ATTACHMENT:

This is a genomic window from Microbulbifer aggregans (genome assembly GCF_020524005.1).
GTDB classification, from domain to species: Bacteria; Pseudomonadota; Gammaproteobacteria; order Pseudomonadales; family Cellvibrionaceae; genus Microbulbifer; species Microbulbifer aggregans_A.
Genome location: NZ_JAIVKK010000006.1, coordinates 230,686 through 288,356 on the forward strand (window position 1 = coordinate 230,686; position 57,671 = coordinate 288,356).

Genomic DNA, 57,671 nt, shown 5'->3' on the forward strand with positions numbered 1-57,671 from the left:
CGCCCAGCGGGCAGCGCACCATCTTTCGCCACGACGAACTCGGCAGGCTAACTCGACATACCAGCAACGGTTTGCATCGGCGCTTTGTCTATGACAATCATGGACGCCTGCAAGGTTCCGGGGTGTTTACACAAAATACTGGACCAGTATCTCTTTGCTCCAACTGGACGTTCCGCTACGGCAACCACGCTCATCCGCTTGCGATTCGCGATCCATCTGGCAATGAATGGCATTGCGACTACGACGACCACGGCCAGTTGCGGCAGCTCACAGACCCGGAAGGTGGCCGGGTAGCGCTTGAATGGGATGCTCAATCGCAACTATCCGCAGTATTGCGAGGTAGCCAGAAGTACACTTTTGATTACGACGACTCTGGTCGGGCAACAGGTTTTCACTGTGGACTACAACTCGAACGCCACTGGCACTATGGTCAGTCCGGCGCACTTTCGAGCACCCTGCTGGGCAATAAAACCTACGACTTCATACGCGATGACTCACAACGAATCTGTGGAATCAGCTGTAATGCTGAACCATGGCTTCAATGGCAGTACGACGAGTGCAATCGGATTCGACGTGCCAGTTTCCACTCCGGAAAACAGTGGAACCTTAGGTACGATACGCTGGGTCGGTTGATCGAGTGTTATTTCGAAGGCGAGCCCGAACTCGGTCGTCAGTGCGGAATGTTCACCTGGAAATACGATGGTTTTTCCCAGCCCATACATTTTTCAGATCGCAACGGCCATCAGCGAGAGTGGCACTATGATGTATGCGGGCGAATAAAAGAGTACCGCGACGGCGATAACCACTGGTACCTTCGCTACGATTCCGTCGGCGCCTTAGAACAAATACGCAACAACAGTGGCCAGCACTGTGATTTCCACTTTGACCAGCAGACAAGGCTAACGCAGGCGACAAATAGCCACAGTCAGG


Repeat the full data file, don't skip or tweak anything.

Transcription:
This is a genomic window from Microbulbifer aggregans (genome assembly GCF_020524005.1).
GTDB classification, from domain to species: Bacteria; Pseudomonadota; Gammaproteobacteria; order Pseudomonadales; family Cellvibrionaceae; genus Microbulbifer; species Microbulbifer aggregans_A.
Genome location: NZ_JAIVKK010000006.1, coordinates 230,686 through 288,356 on the forward strand (window position 1 = coordinate 230,686; position 57,671 = coordinate 288,356).

Genomic DNA, 57,671 nt, shown 5'->3' on the forward strand with positions numbered 1-57,671 from the left:
CGCCCAGCGGGCAGCGCACCATCTTTCGCCACGACGAACTCGGCAGGCTAACTCGACATACCAGCAACGGTTTGCATCGGCGCTTTGTCTATGACAATCATGGACGCCTGCAAGGTTCCGGGGTGTTTACACAAAATACTGGACCAGTATCTCTTTGCTCCAACTGGACGTTCCGCTACGGCAACCACGCTCATCCGCTTGCGATTCGCGATCCATCTGGCAATGAATGGCATTGCGACTACGACGACCACGGCCAGTTGCGGCAGCTCACAGACCCGGAAGGTGGCCGGGTAGCGCTTGAATGGGATGCTCAATCGCAACTATCCGCAGTATTGCGAGGTAGCCAGAAGTACACTTTTGATTACGACGACTCTGGTCGGGCAACAGGTTTTCACTGTGGACTACAACTCGAACGCCACTGGCACTATGGTCAGTCCGGCGCACTTTCGAGCACCCTGCTGGGCAATAAAACCTACGACTTCATACGCGATGACTCACAACGAATCTGTGGAATCAGCTGTAATGCTGAACCATGGCTTCAATGGCAGTACGACGAGTGCAATCGGATTCGACGTGCCAGTTTCCACTCCGGAAAACAGTGGAACCTTAGGTACGATACGCTGGGTCGGTTGATCGAGTGTTATTTCGAAGGCGAGCCCGAACTCGGTCGTCAGTGCGGAATGTTCACCTGGAAATACGATGGTTTTTCCCAGCCCATACATTTTTCAGATCGCAACGGCCATCAGCGAGAGTGGCACTATGATGTATGCGGGCGAATAAAAGAGTACCGCGACGGCGATAACCACTGGTACCTTCGCTACGATTCCGTCGGCGCCTTAGAACAAATACGCAACAACAGTGGCCAGCACTGTGATTTCCACTTTGACCAGCAGACAAGGCTAACGCAGGCGACAAATAGCCACAGTCAGG